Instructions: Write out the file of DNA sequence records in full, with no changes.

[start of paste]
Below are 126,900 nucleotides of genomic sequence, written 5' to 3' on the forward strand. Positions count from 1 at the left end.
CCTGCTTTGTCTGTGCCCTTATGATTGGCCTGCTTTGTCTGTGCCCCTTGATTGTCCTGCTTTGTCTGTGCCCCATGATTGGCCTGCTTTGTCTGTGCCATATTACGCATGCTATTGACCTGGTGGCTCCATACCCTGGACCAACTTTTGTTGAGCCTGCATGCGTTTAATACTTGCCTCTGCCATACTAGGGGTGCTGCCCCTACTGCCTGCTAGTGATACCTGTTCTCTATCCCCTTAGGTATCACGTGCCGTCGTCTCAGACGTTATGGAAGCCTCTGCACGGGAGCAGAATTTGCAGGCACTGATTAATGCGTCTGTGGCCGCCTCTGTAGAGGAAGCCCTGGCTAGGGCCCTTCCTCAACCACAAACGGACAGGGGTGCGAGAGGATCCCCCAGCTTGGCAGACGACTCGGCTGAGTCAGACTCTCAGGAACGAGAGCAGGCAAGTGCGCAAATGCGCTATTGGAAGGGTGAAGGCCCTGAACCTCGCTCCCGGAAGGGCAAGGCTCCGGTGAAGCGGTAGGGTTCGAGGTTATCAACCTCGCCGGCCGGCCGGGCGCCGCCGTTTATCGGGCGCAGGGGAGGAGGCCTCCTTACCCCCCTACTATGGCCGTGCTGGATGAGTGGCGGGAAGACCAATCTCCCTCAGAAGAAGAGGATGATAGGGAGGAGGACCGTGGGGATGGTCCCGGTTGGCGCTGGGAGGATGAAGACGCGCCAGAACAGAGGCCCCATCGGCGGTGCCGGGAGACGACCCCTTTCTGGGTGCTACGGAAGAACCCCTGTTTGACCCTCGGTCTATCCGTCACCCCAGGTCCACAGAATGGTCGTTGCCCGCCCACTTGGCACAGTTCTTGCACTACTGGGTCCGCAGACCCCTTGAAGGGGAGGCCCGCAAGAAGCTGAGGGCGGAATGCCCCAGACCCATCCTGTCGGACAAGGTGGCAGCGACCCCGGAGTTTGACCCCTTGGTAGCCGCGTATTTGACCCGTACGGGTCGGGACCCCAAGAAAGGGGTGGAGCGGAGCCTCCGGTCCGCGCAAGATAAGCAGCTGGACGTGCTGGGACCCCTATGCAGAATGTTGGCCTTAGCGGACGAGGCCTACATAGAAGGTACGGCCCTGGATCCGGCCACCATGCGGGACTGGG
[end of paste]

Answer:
Below are 126,900 nucleotides of genomic sequence, written 5' to 3' on the forward strand. Positions count from 1 at the left end.
CCTGCTTTGTCTGTGCCCTTATGATTGGCCTGCTTTGTCTGTGCCCCTTGATTGTCCTGCTTTGTCTGTGCCCCATGATTGGCCTGCTTTGTCTGTGCCATATTACGCATGCTATTGACCTGGTGGCTCCATACCCTGGACCAACTTTTGTTGAGCCTGCATGCGTTTAATACTTGCCTCTGCCATACTAGGGGTGCTGCCCCTACTGCCTGCTAGTGATACCTGTTCTCTATCCCCTTAGGTATCACGTGCCGTCGTCTCAGACGTTATGGAAGCCTCTGCACGGGAGCAGAATTTGCAGGCACTGATTAATGCGTCTGTGGCCGCCTCTGTAGAGGAAGCCCTGGCTAGGGCCCTTCCTCAACCACAAACGGACAGGGGTGCGAGAGGATCCCCCAGCTTGGCAGACGACTCGGCTGAGTCAGACTCTCAGGAACGAGAGCAGGCAAGTGCGCAAATGCGCTATTGGAAGGGTGAAGGCCCTGAACCTCGCTCCCGGAAGGGCAAGGCTCCGGTGAAGCGGTAGGGTTCGAGGTTATCAACCTCGCCGGCCGGCCGGGCGCCGCCGTTTATCGGGCGCAGGGGAGGAGGCCTCCTTACCCCCCTACTATGGCCGTGCTGGATGAGTGGCGGGAAGACCAATCTCCCTCAGAAGAAGAGGATGATAGGGAGGAGGACCGTGGGGATGGTCCCGGTTGGCGCTGGGAGGATGAAGACGCGCCAGAACAGAGGCCCCATCGGCGGTGCCGGGAGACGACCCCTTTCTGGGTGCTACGGAAGAACCCCTGTTTGACCCTCGGTCTATCCGTCACCCCAGGTCCACAGAATGGTCGTTGCCCGCCCACTTGGCACAGTTCTTGCACTACTGGGTCCGCAGACCCCTTGAAGGGGAGGCCCGCAAGAAGCTGAGGGCGGAATGCCCCAGACCCATCCTGTCGGACAAGGTGGCAGCGACCCCGGAGTTTGACCCCTTGGTAGCCGCGTATTTGACCCGTACGGGTCGGGACCCCAAGAAAGGGGTGGAGCGGAGCCTCCGGTCCGCGCAAGATAAGCAGCTGGACGTGCTGGGACCCCTATGCAGAATGTTGGCCTTAGCGGACGAGGCCTACATAGAAGGTACGGCCCTGGATCCGGCCACCATGCGGGACTGGG